remembering how he had seen him, when finally he had
beamed up (the last one, of course!), soaked to the skin and
chilly, but wholly pleased with himself.

Meanwhile the Enterprise had entered a zone of strong
magnetical turmoils. The Captain had to turn his attention to
the ship’s control, forgetting his First Officer’s health.

*****

“It seems it’s over!” Chekov’s voice betrayed plain relief. They
hadn’t been actually in danger, but the last two hours hadn’t
been pleasant at all.

“Lt. Uhura, cancel the alert and check for damages.” In saying
so, Kirk turned to face the Communication Officer, who,
without a word, nodded toward Spock’s station.

Spock: He was bent over his instruments, his arms clasped
around his body, shivering convulsively; his face had a light
green hue, which turned brighter on his ears and cheek-bones;
his eyes were two small cracks under swollen eyelids.

“Spock! Report to sickbay, immediately!” Kirk had used his
most authoritave tone and prepared himself to firmly resist any
*logical* arguments, which would have been opposed. He was
indeed very bewildered, when he saw the Vulcan getting up
uneasely and meekly heading toward the turbolift. It could be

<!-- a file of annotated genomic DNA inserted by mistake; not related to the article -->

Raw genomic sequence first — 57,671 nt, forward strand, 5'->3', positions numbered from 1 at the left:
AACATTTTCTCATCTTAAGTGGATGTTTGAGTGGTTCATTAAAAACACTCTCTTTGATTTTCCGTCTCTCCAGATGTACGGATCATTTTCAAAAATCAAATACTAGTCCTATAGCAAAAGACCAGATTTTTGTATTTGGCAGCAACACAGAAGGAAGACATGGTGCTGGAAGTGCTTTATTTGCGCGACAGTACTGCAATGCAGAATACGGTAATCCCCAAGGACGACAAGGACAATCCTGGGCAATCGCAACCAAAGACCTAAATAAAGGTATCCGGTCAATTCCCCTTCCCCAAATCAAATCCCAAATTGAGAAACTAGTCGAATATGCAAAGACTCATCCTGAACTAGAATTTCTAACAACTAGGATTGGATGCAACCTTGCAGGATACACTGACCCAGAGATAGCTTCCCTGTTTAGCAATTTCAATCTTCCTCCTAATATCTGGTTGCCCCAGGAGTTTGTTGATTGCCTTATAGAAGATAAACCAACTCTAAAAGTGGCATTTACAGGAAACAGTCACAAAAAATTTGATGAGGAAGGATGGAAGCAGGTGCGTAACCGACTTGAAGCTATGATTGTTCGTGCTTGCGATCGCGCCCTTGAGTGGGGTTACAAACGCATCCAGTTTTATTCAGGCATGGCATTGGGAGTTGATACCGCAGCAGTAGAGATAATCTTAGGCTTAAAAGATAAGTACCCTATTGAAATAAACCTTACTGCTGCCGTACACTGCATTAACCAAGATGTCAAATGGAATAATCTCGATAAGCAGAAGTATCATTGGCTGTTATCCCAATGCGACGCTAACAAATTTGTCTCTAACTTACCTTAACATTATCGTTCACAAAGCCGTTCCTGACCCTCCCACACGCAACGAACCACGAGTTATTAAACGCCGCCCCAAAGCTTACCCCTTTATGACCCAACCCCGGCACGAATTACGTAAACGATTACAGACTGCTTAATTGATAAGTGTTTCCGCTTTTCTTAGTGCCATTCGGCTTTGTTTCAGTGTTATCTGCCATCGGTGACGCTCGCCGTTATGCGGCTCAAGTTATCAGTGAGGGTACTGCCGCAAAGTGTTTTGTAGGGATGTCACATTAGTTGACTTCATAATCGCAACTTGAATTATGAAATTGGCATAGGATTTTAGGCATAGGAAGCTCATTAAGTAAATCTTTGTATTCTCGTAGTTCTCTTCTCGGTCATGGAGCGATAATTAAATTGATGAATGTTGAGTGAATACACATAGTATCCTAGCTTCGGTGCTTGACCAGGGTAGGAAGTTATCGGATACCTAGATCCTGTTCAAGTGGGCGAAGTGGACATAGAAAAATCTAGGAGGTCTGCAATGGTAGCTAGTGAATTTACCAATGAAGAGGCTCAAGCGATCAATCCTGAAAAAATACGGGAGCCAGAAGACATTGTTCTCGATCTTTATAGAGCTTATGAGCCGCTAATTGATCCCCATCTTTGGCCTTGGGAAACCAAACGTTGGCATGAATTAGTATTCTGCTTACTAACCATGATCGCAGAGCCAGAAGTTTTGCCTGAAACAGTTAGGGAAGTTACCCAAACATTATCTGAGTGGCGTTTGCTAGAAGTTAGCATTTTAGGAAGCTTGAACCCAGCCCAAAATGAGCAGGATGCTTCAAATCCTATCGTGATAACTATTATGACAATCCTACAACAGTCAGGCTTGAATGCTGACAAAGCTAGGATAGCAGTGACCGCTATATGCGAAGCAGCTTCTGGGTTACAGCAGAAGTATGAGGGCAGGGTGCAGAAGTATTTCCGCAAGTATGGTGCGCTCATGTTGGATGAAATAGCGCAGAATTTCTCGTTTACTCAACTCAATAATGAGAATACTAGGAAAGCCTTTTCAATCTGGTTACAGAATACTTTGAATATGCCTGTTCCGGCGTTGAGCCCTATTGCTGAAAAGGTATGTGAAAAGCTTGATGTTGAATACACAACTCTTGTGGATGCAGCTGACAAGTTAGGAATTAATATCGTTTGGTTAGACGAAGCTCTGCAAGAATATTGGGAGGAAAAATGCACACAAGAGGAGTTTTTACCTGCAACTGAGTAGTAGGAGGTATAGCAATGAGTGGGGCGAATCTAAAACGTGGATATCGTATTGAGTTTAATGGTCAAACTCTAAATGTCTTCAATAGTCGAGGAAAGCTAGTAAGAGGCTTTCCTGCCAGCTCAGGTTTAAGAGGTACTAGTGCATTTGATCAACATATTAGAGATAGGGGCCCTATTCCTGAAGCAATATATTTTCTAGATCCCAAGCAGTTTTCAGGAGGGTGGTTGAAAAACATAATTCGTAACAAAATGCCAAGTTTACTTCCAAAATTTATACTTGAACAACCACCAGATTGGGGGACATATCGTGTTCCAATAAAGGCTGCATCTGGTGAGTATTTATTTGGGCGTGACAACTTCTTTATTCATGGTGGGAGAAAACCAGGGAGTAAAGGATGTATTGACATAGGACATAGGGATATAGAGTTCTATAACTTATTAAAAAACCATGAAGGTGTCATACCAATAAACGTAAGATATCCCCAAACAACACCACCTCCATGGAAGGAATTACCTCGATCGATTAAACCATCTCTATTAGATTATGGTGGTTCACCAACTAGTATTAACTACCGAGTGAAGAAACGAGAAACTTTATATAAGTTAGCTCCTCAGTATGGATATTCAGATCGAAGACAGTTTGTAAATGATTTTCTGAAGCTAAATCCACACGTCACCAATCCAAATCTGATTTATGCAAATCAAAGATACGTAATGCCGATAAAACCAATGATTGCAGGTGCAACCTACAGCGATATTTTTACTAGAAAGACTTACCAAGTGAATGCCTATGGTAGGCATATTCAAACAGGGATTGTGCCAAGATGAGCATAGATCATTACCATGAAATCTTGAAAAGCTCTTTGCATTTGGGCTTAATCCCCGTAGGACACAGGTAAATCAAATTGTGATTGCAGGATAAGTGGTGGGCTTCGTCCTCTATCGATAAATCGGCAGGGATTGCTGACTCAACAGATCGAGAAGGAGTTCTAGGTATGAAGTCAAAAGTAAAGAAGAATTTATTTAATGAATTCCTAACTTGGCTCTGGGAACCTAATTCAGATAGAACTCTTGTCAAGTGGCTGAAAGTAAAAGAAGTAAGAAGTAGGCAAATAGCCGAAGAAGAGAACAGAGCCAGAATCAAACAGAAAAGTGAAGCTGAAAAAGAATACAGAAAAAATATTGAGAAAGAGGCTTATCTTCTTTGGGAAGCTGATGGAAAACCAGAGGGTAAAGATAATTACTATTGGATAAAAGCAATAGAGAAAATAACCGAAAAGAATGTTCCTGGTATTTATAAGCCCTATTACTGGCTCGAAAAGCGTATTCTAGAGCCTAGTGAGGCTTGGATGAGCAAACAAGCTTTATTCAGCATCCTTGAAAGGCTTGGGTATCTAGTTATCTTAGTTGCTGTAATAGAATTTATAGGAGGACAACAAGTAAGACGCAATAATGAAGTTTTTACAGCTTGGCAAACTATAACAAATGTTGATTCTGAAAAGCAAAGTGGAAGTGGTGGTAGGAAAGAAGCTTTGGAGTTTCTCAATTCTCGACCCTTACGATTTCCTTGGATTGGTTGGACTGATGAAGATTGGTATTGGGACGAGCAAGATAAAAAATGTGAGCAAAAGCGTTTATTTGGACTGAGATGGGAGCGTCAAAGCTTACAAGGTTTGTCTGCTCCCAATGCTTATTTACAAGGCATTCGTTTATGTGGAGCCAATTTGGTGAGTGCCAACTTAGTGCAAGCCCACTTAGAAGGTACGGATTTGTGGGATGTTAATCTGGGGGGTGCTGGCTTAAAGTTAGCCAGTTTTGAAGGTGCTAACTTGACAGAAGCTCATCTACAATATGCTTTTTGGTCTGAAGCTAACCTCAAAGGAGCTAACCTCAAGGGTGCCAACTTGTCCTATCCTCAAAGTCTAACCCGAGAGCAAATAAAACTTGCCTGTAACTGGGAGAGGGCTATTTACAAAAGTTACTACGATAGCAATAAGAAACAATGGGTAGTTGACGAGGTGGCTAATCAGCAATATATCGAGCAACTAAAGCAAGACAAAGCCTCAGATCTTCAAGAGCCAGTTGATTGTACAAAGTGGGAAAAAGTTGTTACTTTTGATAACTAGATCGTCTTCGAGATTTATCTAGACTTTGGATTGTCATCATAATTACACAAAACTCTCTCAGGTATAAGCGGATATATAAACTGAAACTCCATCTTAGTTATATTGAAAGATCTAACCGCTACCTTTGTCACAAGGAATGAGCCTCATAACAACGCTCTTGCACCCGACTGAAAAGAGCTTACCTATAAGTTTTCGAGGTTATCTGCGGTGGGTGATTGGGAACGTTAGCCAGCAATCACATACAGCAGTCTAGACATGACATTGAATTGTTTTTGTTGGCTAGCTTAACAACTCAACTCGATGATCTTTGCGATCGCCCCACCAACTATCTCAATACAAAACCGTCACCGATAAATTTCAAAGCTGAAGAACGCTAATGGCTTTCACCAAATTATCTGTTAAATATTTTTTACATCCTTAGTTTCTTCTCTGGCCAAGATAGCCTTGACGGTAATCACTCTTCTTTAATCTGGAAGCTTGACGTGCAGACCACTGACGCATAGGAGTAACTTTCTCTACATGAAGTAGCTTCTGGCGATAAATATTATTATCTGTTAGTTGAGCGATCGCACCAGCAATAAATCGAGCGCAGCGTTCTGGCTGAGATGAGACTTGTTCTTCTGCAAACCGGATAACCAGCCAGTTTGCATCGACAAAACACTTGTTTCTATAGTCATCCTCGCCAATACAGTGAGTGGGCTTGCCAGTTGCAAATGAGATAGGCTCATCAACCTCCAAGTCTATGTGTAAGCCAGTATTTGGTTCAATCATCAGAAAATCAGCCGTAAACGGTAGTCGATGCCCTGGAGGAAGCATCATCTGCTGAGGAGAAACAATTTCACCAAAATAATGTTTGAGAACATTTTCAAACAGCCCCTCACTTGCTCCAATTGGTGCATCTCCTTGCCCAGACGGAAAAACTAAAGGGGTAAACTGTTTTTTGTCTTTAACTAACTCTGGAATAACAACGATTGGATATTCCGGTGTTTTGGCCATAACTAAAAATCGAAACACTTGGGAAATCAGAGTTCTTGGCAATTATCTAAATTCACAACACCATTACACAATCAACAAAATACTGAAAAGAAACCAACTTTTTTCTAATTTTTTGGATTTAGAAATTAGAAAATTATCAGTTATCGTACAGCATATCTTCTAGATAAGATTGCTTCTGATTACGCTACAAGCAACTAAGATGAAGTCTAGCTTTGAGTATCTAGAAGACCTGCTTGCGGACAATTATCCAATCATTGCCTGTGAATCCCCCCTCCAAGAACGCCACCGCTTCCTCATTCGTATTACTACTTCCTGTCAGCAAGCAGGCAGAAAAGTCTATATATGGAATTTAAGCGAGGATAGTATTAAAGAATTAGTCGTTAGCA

worst than he had thought! Seriously upset, Kirk gave Sulu the
con. and hurried after Spock.

After the doors shut, the Vulcan leaned hard against the
bulkhead, giving up any attempt of self-control.

“Spock, what’s wrong with you?”

“I … I do not know, Sir, … such a thing never happened to me
before …”

*****

Captain Kirk couldn’t tell how much time had passed, since he
and Spock had arrived in sickbay. Dr. McCoy, after he had
taken one glance at the sick man, had orderd him settled in an
isolation ward. Then he had told a very frightened Christine
Chapel to take some blood samples and the two had
disappeared in the lab. Not without *reassuring* the Captain,
telling him one of those generic sentencies, to which doctors
resort, when they don’t know what to do.

Jim could do nothing but wait, an activity for which he was
not best suited. Indeed he managed very badly to do so: he
went on wandering restlessy around the sickbay corridors,
stirred by dark forbodings and sense of guilt. Because of his
weakness, Spock, his friend Spock, was ill, perhaps in peril of
his life and he couldn’t even stay near him! Comfortless, Jim
found himself staring at the door, inexorably shut, that
separated him from his friend. Just at that moment, the door
opened and a young nurse, carring a tray full of small
multicoulored bottles, tried to get out:

“Ops, excuse me, Captain …” stammered the young woman in
confusion – the man in front of her, wasn’t only the officer in
charge of the ship, but also the chief character in her best
dreams. She blushed and glanced heplessly around, desperately